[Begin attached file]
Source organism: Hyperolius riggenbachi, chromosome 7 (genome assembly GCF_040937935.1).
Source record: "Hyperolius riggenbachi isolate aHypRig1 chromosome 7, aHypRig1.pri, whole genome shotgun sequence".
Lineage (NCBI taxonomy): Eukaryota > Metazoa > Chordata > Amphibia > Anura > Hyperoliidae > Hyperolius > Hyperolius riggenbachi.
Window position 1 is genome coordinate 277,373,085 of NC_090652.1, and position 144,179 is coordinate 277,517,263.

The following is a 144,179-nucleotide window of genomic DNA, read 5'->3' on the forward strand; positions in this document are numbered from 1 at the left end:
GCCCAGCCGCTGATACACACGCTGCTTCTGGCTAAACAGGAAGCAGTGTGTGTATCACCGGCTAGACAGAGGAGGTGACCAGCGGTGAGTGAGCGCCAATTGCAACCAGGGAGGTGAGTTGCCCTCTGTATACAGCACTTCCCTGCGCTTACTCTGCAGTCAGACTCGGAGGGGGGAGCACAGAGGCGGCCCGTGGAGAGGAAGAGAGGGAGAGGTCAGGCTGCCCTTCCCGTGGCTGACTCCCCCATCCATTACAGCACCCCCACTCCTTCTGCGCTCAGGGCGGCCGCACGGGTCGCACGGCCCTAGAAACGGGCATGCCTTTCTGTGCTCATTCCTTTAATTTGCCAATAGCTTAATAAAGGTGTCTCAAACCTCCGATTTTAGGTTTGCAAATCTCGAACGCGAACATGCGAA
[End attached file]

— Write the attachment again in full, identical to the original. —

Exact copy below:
Source organism: Hyperolius riggenbachi, chromosome 7 (genome assembly GCF_040937935.1).
Source record: "Hyperolius riggenbachi isolate aHypRig1 chromosome 7, aHypRig1.pri, whole genome shotgun sequence".
Lineage (NCBI taxonomy): Eukaryota > Metazoa > Chordata > Amphibia > Anura > Hyperoliidae > Hyperolius > Hyperolius riggenbachi.
Window position 1 is genome coordinate 277,373,085 of NC_090652.1, and position 144,179 is coordinate 277,517,263.

The following is a 144,179-nucleotide window of genomic DNA, read 5'->3' on the forward strand; positions in this document are numbered from 1 at the left end:
GCCCAGCCGCTGATACACACGCTGCTTCTGGCTAAACAGGAAGCAGTGTGTGTATCACCGGCTAGACAGAGGAGGTGACCAGCGGTGAGTGAGCGCCAATTGCAACCAGGGAGGTGAGTTGCCCTCTGTATACAGCACTTCCCTGCGCTTACTCTGCAGTCAGACTCGGAGGGGGGAGCACAGAGGCGGCCCGTGGAGAGGAAGAGAGGGAGAGGTCAGGCTGCCCTTCCCGTGGCTGACTCCCCCATCCATTACAGCACCCCCACTCCTTCTGCGCTCAGGGCGGCCGCACGGGTCGCACGGCCCTAGAAACGGGCATGCCTTTCTGTGCTCATTCCTTTAATTTGCCAATAGCTTAATAAAGGTGTCTCAAACCTCCGATTTTAGGTTTGCAAATCTCGAACGCGAACATGCGAA